Taking the EVO 4G to the Powermat on Video


Charging gadgets without wires has been a dream for a long time, and it is finally coming into to own with the Powermat Wireless Charging System. The small charging mat couples with a special charging back on the EVO 4G in the video to charge the battery wirelessly. The technology works well, and it’s a testament to how far it’s come that you can walk into Best Buy (s bby) and pick one of these up for $60.

The EVO 4G is one of the thinnest Android (s goog) superphones available, and the key for the Powermat back cover that replaces the original EVO back is that it doesn’t add thickness to the phone once installed. In the video, the entire Powermat system is demonstrated, and it’s clear the folks behind the technology devoted a great deal of attention to detail in order to make it a viable consumer product.

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You might want to change the battery in your smoke detector before making a video next time.


Although I really like my Epic 4g, I really, really miss my Pre’s Touchstone charger. It’s my understanding that HP outfitted all the ‘higher-ups’ at the company with a Pre and a Touchstone charger. It’s also my understanding that WebOS 2.0 allows applications to remain open when the phone is mounted on the charger. I’m thinking desk clock apps, email, Twitter and Facebook, etc… all of them open, right in front of you.
With all this in mind, I’m sure HP will continue using the Touchstone charger with it’s soon to be released WebOS phones.
The Powermat charging system looks interesting, and if it works as well as my Pre’s Touchstone system did, I’ll order it as soon as it becomes available for my Epic.


Does anyone know if these “doors” are compatible with other charger mats?

I don’t like too much the fact that you’ll have to position the device accurately in order for it to charge.
I’ve seen a charger mat that has an automatic searcher inside itself, that positions the induction charger underneath your device, and it had a blue “search” light, moving around the board (or mat if you will). I think I saw it on Engadget, but I forgot the name. It would be awesome if these “doors” could be used with that charger.


I understand that this isn’t meant to be a portable solution, but the downside is you still need to spend money on a cover for each phone you want to use with this. Change phones often, and those back covers become obsolete and expensive!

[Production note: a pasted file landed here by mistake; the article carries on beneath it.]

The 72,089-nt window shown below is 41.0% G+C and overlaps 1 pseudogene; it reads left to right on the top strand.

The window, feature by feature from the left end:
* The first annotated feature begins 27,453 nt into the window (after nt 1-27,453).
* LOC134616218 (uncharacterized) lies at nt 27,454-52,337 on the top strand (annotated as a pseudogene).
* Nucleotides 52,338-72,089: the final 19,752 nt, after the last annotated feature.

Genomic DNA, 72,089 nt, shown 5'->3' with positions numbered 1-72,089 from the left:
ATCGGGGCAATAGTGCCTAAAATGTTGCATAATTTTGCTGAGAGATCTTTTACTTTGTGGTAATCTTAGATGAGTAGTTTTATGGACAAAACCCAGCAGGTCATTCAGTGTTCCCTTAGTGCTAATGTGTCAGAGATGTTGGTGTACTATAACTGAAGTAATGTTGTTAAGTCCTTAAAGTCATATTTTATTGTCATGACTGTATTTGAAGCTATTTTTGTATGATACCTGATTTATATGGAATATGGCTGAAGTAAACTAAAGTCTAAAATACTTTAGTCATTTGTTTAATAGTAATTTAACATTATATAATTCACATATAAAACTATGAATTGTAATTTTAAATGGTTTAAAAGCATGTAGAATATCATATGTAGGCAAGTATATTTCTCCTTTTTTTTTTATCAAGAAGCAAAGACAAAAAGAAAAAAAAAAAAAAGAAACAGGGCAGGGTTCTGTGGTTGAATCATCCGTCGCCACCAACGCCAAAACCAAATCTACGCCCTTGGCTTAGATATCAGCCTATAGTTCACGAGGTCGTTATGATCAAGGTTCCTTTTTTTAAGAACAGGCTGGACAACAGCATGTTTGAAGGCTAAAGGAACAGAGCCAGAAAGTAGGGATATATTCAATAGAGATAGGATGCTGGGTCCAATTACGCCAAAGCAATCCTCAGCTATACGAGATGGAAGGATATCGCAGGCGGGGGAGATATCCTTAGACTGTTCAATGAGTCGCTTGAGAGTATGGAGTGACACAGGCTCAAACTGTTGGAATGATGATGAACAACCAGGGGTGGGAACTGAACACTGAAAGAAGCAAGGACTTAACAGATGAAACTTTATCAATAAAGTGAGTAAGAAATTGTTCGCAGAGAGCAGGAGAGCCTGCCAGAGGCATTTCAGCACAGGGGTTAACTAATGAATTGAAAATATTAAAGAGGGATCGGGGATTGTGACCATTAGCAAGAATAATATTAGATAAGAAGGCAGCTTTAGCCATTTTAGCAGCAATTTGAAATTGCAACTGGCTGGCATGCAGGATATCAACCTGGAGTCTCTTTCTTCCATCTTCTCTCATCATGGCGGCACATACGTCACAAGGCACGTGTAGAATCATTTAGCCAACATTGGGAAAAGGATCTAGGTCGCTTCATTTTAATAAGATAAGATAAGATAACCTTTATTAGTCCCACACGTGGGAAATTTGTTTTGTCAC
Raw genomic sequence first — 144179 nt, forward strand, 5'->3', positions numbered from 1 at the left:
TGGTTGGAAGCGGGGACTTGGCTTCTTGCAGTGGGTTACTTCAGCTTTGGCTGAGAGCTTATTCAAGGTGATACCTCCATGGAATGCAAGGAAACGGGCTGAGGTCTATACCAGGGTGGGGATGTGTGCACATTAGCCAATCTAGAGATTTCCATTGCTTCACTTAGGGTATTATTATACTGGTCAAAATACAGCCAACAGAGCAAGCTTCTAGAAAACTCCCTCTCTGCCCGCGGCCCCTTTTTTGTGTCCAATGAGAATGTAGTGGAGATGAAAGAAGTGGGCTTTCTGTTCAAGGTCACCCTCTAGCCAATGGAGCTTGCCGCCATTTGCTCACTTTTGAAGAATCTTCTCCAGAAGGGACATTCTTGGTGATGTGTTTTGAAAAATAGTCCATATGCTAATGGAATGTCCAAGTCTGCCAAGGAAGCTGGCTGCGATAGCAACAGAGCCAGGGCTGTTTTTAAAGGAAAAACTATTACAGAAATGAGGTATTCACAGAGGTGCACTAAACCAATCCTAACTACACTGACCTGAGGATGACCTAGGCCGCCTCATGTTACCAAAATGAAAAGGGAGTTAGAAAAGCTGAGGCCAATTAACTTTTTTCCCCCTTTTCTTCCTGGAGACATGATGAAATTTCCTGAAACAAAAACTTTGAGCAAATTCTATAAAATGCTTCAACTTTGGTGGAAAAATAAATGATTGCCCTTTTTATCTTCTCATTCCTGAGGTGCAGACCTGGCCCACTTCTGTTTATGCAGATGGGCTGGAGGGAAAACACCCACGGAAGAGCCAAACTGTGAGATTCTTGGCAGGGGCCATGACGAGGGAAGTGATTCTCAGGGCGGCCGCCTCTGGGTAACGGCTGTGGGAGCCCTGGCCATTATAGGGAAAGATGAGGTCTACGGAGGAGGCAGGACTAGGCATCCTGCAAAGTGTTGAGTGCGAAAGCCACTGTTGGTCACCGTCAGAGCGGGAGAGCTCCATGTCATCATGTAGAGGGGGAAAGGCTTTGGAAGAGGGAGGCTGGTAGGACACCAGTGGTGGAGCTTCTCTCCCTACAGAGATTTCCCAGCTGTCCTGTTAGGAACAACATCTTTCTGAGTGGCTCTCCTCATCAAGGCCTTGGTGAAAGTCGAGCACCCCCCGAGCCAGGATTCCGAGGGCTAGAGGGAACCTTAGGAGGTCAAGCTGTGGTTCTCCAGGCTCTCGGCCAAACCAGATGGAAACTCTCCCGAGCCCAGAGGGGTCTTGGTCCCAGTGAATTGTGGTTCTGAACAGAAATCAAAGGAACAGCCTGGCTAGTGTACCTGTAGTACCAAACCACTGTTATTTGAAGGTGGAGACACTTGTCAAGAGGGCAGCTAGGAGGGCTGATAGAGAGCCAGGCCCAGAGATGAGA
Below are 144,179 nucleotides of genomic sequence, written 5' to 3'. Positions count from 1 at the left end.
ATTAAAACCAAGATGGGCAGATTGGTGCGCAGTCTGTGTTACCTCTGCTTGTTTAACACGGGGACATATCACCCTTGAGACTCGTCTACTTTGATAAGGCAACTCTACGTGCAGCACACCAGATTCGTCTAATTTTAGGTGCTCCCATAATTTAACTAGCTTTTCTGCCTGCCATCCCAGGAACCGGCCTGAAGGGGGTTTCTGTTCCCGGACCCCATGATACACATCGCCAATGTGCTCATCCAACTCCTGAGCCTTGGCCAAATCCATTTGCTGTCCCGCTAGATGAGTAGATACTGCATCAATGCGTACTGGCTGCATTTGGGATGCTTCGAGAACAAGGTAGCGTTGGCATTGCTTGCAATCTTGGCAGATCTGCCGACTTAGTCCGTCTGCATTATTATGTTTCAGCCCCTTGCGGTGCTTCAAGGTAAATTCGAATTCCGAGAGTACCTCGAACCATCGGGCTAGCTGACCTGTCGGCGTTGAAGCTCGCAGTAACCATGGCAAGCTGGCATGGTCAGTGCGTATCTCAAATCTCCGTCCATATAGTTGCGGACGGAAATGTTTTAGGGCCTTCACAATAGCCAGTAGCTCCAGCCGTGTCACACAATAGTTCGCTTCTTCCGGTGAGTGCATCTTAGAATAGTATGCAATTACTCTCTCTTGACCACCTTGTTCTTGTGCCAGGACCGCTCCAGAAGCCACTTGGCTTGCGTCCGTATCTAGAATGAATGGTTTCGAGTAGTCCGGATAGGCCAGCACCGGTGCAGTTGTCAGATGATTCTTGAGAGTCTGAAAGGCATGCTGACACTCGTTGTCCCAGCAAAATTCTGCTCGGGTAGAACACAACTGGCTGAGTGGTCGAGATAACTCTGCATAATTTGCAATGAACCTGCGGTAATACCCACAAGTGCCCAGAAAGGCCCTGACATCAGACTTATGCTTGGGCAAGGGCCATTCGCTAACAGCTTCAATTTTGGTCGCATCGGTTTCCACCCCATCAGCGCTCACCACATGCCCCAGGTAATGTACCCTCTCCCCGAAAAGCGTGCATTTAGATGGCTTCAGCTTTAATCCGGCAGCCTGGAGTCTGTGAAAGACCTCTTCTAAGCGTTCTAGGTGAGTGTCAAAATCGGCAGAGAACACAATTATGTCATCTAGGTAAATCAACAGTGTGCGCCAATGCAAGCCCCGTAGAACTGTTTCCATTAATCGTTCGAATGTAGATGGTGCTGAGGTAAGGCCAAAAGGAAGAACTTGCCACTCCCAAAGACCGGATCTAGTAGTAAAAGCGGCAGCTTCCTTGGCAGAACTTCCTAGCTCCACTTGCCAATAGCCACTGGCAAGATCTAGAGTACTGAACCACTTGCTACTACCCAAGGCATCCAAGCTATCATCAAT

Being mobility focused, I think a more portable solution that works with ANY smartphone and doesn’t require you to spend money on proprietary add-ons would be a smarter choice:



After the charger turns off, due to full charge, will it comeback on again as the battery starts to drain?


Do you have any insight on how it would work with a case? I was searching for an “iPhone Bumper” style of gel case with an open back. Are you aware of any bumper style gel cases for the EVO. The open back would seem to be compatible with the powermat charger.

James Kendrick

The technology requires the back of the phone to rest directly on the charging mat so no cases will work with this, at least not without removing the phone first.


My curiosity was if the back case made the device too big to fit cases. Granted the case would need to be removed in order to charge.

Also I was looking for something similar to the iPhone 4 bumper case that just wraps around the edge of the iPhone 4. If something similar is available for the EVO the powermat back could make the inductive connection. Unfortunately I could not find anything when I looked around. Just curious if you were aware of a bumper style protector for the EVO.


James Kendrick

Nope, not aware of a bumper case. Note that the little bump at the bottom of the Powermat back will likely make most cases not fit. It extends out slightly from the phone, as seen in the video.


As someone who is incredibly naive on the whole wireless power topic, i would have thought that wireless power would be incredible inefficient when compared to wired power. because the big thing for our generation is green tech i would consider efficiency a big factor. Am i wrong in thinking this?

James Kendrick

Induction charging does lose some of the power in the wireless method, but the technology has improved to make it a viable alternative. I suspect it would take slightly longer to fully charge a phone using this method compared to the wired alternative, but negligibly so.

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